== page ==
Ask RIDE…3 Peaks wrap-up

Visibility on the slopes of Mount Hotham was at around 15m.

Visibility on the slopes of Mount Hotham was barely enough to see around the next bend.

“The hardest day on a bike I have ever had. I could not have underestimated this event more – it was brutal”.

Everyone I talked to suffered. There really aren’t many words that can describe the experience one has when riding through rain, wind, heat and rain again, for close to 10 hours. I was in the box from Hotham onwards and was actively thinking of excuses I could use to justify pulling out. Luckily (not that I liked it at the time) Alex pulled me through to the base of the Falls Creek climb before tackling the gradient on his own.

Alex and I talked about how we thought the day would unfold on the drive down from Sydney to Falls. Obviously Alex has a lot more race experience than me, but the 3 Peaks Challenge was the first ‘Gran Fondo‘ for both of us. This event deserves as much respect as any race, one of the most challenging aspects of the course was working with groups of, at times, disparate fitness and skill. On the climbs (especially Hotham and the start of Falls) it was pretty much every man for himself.

Speaking of the climbs…Tawonga was already the longest climb I had ever done, so I couldn’t have known what was to come on the slopes of Hotham. Probably better because I doubt I would have been a willing participant in such a mentally devastating climb. The mist, fog or clouds – I don’t know what it was specifically, nor do I care – made the climb incredibly isolating. Visibility was at about 15m which meant by the time you passed someone, or you were overtaken by someone else, they had already disappeared and you were alone again. This also meant that when the road ramps during the last 10km of the climb, I couldn’t see the end at all. Unless you have been in a similar situation, I am not sure that anyone can comprehend the doubt that creeps into your mind when you can’t see more than a few metres in front of you.


Never been so happy to pull over. "You've only got the hard 11kms to go now!" One of the volunteers told another rider. The rest stops were essential and the volunteers were very helpful.

I am not sure how long Alex was waiting at the summit for me, but by the time I got to him the wind was howling up over the side of the mountain and the fog spilling over the road like water.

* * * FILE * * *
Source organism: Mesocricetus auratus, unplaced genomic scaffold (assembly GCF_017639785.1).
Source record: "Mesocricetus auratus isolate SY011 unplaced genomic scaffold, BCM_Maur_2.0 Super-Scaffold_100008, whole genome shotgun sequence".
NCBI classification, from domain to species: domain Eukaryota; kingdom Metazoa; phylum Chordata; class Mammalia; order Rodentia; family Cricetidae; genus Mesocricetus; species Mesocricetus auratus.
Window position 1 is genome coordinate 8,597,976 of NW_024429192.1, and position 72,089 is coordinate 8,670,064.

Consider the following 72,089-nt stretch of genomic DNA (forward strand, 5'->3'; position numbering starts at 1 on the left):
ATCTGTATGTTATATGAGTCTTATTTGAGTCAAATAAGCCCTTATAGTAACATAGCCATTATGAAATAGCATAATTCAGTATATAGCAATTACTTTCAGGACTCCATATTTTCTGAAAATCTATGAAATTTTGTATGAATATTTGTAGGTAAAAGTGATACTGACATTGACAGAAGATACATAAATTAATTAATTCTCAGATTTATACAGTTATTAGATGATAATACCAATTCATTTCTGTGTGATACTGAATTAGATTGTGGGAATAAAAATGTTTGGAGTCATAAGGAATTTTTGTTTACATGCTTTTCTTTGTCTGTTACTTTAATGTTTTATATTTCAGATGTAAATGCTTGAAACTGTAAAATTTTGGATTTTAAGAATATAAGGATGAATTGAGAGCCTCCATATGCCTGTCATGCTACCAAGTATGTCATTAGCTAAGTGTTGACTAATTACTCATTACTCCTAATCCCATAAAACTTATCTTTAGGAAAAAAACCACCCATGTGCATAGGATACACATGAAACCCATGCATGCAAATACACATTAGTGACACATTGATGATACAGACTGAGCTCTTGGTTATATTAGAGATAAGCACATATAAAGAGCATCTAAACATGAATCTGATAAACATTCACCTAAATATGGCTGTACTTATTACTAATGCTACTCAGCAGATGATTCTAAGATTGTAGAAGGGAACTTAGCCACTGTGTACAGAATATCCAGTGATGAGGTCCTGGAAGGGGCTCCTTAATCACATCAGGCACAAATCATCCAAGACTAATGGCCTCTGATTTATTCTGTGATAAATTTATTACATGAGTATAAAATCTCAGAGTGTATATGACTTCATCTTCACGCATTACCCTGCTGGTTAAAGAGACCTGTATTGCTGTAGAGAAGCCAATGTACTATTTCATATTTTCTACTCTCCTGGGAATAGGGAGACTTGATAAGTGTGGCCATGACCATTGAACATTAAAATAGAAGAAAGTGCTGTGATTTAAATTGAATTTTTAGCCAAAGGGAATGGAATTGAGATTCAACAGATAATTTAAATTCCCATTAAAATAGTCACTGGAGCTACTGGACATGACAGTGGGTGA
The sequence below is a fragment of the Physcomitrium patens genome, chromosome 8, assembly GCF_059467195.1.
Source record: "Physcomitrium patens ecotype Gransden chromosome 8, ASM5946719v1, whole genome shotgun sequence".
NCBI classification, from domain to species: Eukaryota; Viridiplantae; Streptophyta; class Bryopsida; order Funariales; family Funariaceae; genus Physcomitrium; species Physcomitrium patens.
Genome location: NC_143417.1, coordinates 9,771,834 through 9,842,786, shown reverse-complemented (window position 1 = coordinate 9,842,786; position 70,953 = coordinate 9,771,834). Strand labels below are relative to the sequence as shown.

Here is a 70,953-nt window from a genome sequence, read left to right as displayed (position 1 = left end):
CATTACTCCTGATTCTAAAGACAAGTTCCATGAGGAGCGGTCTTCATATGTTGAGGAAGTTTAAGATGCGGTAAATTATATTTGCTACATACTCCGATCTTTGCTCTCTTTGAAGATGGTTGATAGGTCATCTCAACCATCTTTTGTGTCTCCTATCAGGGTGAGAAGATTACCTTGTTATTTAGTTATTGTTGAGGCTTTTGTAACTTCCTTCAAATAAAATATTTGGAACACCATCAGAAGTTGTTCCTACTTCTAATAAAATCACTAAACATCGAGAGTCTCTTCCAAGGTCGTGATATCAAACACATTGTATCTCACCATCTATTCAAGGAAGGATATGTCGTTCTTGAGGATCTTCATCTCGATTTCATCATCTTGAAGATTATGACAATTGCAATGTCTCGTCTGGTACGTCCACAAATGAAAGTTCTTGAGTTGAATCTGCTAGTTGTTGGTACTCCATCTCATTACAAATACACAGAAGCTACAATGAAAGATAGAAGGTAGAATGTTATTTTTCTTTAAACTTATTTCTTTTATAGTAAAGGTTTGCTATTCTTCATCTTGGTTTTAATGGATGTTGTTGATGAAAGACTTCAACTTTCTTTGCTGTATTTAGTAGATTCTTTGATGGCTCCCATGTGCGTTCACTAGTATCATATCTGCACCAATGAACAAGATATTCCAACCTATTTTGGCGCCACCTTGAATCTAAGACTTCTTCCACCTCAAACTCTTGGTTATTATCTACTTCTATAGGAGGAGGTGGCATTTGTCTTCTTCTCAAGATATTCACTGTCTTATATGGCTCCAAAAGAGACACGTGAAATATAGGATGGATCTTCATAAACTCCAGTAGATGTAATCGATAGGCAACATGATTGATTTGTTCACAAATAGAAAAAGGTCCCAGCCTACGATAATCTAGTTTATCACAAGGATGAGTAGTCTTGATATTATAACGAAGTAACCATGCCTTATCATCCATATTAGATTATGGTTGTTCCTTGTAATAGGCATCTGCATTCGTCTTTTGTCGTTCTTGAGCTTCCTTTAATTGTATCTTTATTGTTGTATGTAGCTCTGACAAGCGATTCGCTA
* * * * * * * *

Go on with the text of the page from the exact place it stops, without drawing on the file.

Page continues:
p3130336Once we got to Dinner Plains, Alex and I went straight to a café and ordered a coffee and some warm food. After, we took to standing around a by a wood fire by the front of the store. Cyclists were huddling around in a desperate attempt to dry their layers of clothing. It was at this time, with our clothes smelling more and more like wood fire, rather than drying out that the sun came out and we hit the road.

Fire may warm but we had to put up with a distinct smokey smell.

Fire may have warmed us a bit, but we had to put up with a smokey smell. I only noticed this when I returned to the room though. While on the road, I think my senses started to switch off...

We had passed a couple of these signs before choosing to pose for a photo. A sign before a wooden bridge read "Bike Eating Bridge Ahead", Alex quickly turned to me and said, "I hope it isn't hungry."

We had passed a couple of these signs before choosing to pose for a photo. A sign before a wooden bridge read "Bike Eating Bridge Ahead", Alex quickly turned to me and said, "I hope it isn't hungry."

I had seen the course profile and thought that the section between Omeo and the base of the Falls Creek climb would be easy but it was terrible. I was completely boxed by this stage. No talking. Struggling to eat. Drinking all my bidons and sucking wheels. Then a tight left-hand turn onto the Falls Climb and suddenly, it looked like a bomb had gone off. People were strung out all over the road. In the 25-tooth cog, I could only pedal out of the saddle. Riders were walking, others weaving across the road, while those lying on the side of the road were panting heavily and trying to convince themselves to get back up.

The first 10km of this final climb must have averaged 10%. It was excruciating. The last 25km was easier but was nonetheless a hard slog as we went above the treeline and into the wind and cold. As the kilometer count continued to tick down, finishing in 10 hours became the goal. As the rain came  in the final 5 kilometres, I quickly put my jacket back on and charged over the last rise and over the line. Day done…



John is the Office Assistant in the RIDE office.

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